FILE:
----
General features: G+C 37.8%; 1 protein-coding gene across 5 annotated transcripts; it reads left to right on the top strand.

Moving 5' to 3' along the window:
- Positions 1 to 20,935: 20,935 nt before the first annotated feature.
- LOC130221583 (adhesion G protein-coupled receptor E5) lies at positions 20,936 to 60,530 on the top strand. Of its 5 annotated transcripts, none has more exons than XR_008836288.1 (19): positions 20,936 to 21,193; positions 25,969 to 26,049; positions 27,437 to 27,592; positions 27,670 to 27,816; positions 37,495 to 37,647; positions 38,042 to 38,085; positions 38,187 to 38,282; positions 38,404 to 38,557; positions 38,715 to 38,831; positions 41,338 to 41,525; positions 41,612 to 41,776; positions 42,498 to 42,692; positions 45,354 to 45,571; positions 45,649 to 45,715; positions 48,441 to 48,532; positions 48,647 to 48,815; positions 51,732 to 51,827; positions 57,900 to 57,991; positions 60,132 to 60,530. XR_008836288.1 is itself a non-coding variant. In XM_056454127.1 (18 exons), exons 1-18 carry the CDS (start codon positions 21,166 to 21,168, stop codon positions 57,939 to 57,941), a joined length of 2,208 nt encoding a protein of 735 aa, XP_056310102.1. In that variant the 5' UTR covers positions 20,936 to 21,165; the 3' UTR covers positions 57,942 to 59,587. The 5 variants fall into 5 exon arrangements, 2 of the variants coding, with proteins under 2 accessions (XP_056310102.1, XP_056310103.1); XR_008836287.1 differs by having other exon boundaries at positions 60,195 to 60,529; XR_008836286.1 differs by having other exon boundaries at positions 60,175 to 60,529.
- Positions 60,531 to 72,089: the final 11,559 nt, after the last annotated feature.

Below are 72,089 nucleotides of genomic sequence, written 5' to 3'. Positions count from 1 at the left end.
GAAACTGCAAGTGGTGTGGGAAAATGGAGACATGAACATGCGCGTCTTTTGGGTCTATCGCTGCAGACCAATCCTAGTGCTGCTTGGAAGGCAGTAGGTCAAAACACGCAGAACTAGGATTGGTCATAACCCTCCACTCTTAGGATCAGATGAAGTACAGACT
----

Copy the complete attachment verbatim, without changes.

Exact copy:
General features: G+C 37.8%; 1 protein-coding gene across 5 annotated transcripts; it reads left to right on the top strand.

Moving 5' to 3' along the window:
- Positions 1 to 20,935: 20,935 nt before the first annotated feature.
- LOC130221583 (adhesion G protein-coupled receptor E5) lies at positions 20,936 to 60,530 on the top strand. Of its 5 annotated transcripts, none has more exons than XR_008836288.1 (19): positions 20,936 to 21,193; positions 25,969 to 26,049; positions 27,437 to 27,592; positions 27,670 to 27,816; positions 37,495 to 37,647; positions 38,042 to 38,085; positions 38,187 to 38,282; positions 38,404 to 38,557; positions 38,715 to 38,831; positions 41,338 to 41,525; positions 41,612 to 41,776; positions 42,498 to 42,692; positions 45,354 to 45,571; positions 45,649 to 45,715; positions 48,441 to 48,532; positions 48,647 to 48,815; positions 51,732 to 51,827; positions 57,900 to 57,991; positions 60,132 to 60,530. XR_008836288.1 is itself a non-coding variant. In XM_056454127.1 (18 exons), exons 1-18 carry the CDS (start codon positions 21,166 to 21,168, stop codon positions 57,939 to 57,941), a joined length of 2,208 nt encoding a protein of 735 aa, XP_056310102.1. In that variant the 5' UTR covers positions 20,936 to 21,165; the 3' UTR covers positions 57,942 to 59,587. The 5 variants fall into 5 exon arrangements, 2 of the variants coding, with proteins under 2 accessions (XP_056310102.1, XP_056310103.1); XR_008836287.1 differs by having other exon boundaries at positions 60,195 to 60,529; XR_008836286.1 differs by having other exon boundaries at positions 60,175 to 60,529.
- Positions 60,531 to 72,089: the final 11,559 nt, after the last annotated feature.

Below are 72,089 nucleotides of genomic sequence, written 5' to 3'. Positions count from 1 at the left end.
GAAACTGCAAGTGGTGTGGGAAAATGGAGACATGAACATGCGCGTCTTTTGGGTCTATCGCTGCAGACCAATCCTAGTGCTGCTTGGAAGGCAGTAGGTCAAAACACGCAGAACTAGGATTGGTCATAACCCTCCACTCTTAGGATCAGATGAAGTACAGACT